04.10.09

Existential Waters

Posted in Book reviews, Figuratively Speaking, On writing at 7:24 am by Marion

theplague.jpg

FIGURATIVELY SPEAKING

Today, for the first time in several weeks, I’m not sweating blood to meet a deadline, or tearing through piles of receipts for taxes. Heck, I may even have finished the article I’ve been working on for several months!

And so I’m sitting at my desk, getting ready to take out the garbage and recycling, and about to start work on a Web writing assignment. And maybe take a long run later today. And that’s it.

In a big-picture way, I’m feeling pretty “free.”

… but not in the existential sense.

Why not, then, take a look at what we mean by free … and why we never really are.

In college, I was a devoted French major, with a minor in Political Science. I also have a master’s degree in French literature and language. I know, it sounds so, well, frou-frou. But when I was offered a choice in school at age 14 and someone said “French” I knew it was all over.

My French I class was heaven … and I dreamed of the castles and art museums, all the beautiful ladies who lived there, the incredible literature like Eugene Ionesco (The Bald Soprano) and Albert Camus (The Plague, The Stranger, The Fall).

French took me far from the tobacco fields where I grew up, and out of the small town, split by railroad tracks, where I lived. Before it was over, I was living in France. For two years, including a year in Paris.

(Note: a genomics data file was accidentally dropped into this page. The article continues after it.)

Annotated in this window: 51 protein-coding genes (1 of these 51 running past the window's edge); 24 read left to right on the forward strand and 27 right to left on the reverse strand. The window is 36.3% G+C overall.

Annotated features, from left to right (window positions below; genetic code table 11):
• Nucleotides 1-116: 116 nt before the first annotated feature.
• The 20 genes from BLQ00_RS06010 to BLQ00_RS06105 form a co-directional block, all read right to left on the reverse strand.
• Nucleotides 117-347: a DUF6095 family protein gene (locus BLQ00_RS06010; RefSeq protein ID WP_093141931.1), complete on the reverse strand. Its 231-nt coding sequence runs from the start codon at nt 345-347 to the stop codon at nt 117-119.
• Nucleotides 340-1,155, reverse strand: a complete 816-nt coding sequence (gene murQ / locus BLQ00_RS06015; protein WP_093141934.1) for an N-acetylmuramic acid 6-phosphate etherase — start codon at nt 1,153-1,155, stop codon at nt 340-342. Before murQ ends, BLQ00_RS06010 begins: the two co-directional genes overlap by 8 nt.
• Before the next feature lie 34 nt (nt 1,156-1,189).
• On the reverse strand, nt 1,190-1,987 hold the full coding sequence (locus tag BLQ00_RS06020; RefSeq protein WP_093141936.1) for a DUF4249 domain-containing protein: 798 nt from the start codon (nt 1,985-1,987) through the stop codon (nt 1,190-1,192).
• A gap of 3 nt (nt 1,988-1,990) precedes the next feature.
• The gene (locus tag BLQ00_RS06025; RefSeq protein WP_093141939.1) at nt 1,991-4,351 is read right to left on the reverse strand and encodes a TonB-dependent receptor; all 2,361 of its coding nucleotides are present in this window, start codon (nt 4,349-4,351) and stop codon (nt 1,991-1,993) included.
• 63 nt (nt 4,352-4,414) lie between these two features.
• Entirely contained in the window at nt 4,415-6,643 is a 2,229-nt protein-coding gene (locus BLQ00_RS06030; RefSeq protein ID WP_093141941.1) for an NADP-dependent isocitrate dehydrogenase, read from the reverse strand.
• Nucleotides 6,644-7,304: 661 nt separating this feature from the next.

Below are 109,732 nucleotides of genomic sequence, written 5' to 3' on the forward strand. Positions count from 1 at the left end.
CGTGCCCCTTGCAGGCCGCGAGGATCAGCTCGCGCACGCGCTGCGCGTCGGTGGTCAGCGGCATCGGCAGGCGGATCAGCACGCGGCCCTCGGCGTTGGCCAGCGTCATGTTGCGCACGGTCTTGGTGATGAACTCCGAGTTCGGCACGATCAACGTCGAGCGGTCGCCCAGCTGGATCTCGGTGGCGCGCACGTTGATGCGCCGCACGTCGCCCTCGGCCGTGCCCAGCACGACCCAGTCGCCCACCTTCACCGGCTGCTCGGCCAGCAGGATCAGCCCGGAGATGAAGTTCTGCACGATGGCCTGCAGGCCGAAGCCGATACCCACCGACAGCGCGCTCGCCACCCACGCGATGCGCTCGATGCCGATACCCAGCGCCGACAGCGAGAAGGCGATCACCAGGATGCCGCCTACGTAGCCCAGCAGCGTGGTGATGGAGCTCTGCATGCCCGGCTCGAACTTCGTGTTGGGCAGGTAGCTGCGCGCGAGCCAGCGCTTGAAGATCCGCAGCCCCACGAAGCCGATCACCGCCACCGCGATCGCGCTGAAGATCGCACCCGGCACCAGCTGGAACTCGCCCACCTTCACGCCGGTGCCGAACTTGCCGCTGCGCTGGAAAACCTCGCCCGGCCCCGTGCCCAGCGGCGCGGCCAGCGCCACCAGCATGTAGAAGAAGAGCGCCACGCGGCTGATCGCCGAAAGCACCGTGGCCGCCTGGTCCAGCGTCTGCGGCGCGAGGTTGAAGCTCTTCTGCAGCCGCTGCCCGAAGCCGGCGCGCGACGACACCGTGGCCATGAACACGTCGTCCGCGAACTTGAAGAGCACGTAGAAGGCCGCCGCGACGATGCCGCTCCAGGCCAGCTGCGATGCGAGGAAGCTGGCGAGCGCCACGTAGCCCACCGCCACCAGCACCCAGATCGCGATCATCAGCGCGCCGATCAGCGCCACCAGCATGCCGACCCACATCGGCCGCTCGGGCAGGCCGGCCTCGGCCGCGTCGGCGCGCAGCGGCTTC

I was a big fan of Albert Camus. Most of us know him as an “existential” writer, along with Jean Paul Sartre. But the two could not have been more different.

My soft spot for Mr. Camus comes from his masterful novel, The Plague, and the tender way he writes about humankind. On the surface, “The Plague” tells of a deadly disease that strikes a village in Algeria. The main characters are doctors working there.

This novel is often considered the epitome of existential writing, but let me say it’s quite simply a very very excellent book.

What makes it a keystone novel for philosophy is that the characters don’t spend a lot of time trying to figure out why the pestilence persists. Nor do they wail about their lot. They accept it, working humbly and without fireworks, saving people, one day at the time.

I’ll never forget the scene in which the doctor goes into the ocean for a swim one night. Exhilarated by the freedom of body and movement in the cool water, he feels a temporary, but profound, sense of joy and release.

That night he is free. The next day, he is back at the bedside of his dying, suffering, patients, working against the overwhelming tide of plague that threatens to overwhelm them.

So today, I take my swim. I will breathe and write without constraints of time or cruel editors. I will take big deep breaths of fresh spring air and not think about anything beyond what’s in eyesight. I will be free.

1 Comment

  1. Gene-o said,

    April 10, 2009 at 8:03 am

    This is such a perfect column for today, and breath of fresh, free air. Maybe something’s going on with the full moon, but yesterday was chock-a-block for me: not only the usual eight hours of work but also two handymen in the house all day, which meant frequent interruptions to answer questions or check in on them or keep the dog out of their way. Then, after work, vacuuming and cleaning up the detritus from the many projects the handymen had completed, then driving out into the country to pick up a desk that had been refinished, then coming back to tend the yard and walk the dog again. I could’ve used another three or four hours to tackle a research paper for class, but time and energy ran out. So, thanks for the timely reminder: After a stretch like this, we need to give ourselves the freedom to just be free!